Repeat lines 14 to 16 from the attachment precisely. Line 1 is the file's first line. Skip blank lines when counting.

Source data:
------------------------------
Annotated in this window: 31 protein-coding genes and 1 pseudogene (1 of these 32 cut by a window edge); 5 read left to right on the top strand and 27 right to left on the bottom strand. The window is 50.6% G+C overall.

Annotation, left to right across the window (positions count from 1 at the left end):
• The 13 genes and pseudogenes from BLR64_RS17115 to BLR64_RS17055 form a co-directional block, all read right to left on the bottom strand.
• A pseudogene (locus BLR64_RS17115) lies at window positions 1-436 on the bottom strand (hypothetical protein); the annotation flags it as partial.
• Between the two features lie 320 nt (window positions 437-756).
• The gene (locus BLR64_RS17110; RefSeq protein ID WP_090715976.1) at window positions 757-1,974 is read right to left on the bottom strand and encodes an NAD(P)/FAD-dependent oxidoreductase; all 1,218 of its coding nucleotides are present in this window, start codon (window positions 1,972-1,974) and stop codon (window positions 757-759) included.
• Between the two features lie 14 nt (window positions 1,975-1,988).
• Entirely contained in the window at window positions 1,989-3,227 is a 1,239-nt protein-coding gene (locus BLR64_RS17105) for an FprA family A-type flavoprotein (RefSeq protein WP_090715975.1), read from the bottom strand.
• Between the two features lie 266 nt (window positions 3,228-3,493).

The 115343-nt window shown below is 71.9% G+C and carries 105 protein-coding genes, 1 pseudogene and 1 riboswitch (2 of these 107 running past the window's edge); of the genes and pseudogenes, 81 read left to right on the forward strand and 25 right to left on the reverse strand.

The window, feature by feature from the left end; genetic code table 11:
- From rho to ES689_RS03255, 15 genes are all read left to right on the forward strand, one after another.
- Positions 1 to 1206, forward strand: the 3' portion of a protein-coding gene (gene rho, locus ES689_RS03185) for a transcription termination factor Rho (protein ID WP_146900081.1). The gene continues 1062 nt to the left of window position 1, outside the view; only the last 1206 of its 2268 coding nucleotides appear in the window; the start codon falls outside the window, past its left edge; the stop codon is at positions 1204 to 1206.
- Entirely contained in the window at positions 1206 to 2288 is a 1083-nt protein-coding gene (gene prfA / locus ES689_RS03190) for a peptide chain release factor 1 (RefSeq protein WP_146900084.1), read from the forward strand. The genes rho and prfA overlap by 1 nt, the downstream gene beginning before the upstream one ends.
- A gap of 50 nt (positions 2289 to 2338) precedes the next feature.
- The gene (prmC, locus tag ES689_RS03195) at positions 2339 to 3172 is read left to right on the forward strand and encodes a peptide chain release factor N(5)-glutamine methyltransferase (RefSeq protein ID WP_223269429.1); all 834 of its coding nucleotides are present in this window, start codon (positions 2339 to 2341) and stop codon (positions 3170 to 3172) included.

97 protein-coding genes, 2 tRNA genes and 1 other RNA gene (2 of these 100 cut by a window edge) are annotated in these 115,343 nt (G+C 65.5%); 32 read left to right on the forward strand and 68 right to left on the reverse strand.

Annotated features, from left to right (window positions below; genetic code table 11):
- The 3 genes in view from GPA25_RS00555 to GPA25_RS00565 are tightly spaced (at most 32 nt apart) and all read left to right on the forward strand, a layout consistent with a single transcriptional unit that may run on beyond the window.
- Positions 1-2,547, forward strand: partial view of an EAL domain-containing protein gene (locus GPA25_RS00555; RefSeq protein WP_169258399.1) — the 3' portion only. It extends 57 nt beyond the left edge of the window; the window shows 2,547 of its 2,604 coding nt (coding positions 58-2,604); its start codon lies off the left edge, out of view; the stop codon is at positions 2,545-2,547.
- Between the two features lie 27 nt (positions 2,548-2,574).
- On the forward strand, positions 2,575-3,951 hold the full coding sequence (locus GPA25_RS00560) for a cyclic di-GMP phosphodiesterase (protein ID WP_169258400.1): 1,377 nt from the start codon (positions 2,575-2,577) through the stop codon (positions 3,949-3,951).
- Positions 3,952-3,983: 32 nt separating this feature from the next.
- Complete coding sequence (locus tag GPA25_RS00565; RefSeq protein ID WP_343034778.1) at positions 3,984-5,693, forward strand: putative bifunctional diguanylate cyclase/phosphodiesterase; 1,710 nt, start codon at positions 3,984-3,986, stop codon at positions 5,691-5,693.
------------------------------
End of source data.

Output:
- Entirely contained in the window at positions 1206 to 2288 is a 1083-nt protein-coding gene (gene prfA / locus ES689_RS03190) for a peptide chain release factor 1 (RefSeq protein WP_146900084.1), read from the forward strand. The genes rho and prfA overlap by 1 nt, the downstream gene beginning before the upstream one ends.
- A gap of 50 nt (positions 2289 to 2338) precedes the next feature.
- The gene (prmC, locus tag ES689_RS03195) at positions 2339 to 3172 is read left to right on the forward strand and encodes a peptide chain release factor N(5)-glutamine methyltransferase (RefSeq protein ID WP_223269429.1); all 834 of its coding nucleotides are present in this window, start codon (positions 2339 to 2341) and stop codon (positions 3170 to 3172) included.